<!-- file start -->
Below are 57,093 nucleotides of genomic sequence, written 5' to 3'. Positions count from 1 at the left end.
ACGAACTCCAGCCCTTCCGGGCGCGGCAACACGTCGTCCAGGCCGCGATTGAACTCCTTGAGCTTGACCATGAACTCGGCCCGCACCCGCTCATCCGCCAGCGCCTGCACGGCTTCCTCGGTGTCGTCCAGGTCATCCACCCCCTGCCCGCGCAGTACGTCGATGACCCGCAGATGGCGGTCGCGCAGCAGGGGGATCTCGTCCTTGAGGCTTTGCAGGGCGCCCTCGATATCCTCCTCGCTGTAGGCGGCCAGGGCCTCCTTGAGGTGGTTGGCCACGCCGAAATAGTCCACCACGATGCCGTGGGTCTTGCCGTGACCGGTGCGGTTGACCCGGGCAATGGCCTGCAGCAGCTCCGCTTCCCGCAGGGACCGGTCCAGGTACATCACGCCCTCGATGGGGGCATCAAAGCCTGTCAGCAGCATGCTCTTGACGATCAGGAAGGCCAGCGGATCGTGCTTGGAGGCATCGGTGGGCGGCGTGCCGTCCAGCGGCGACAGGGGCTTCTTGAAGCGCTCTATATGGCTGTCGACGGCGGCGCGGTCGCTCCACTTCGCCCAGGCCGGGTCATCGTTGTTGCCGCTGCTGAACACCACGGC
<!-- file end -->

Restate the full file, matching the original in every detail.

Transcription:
Below are 57,093 nucleotides of genomic sequence, written 5' to 3'. Positions count from 1 at the left end.
ACGAACTCCAGCCCTTCCGGGCGCGGCAACACGTCGTCCAGGCCGCGATTGAACTCCTTGAGCTTGACCATGAACTCGGCCCGCACCCGCTCATCCGCCAGCGCCTGCACGGCTTCCTCGGTGTCGTCCAGGTCATCCACCCCCTGCCCGCGCAGTACGTCGATGACCCGCAGATGGCGGTCGCGCAGCAGGGGGATCTCGTCCTTGAGGCTTTGCAGGGCGCCCTCGATATCCTCCTCGCTGTAGGCGGCCAGGGCCTCCTTGAGGTGGTTGGCCACGCCGAAATAGTCCACCACGATGCCGTGGGTCTTGCCGTGACCGGTGCGGTTGACCCGGGCAATGGCCTGCAGCAGCTCCGCTTCCCGCAGGGACCGGTCCAGGTACATCACGCCCTCGATGGGGGCATCAAAGCCTGTCAGCAGCATGCTCTTGACGATCAGGAAGGCCAGCGGATCGTGCTTGGAGGCATCGGTGGGCGGCGTGCCGTCCAGCGGCGACAGGGGCTTCTTGAAGCGCTCTATATGGCTGTCGACGGCGGCGCGGTCGCTCCACTTCGCCCAGGCCGGGTCATCGTTGTTGCCGCTGCTGAACACCACGGC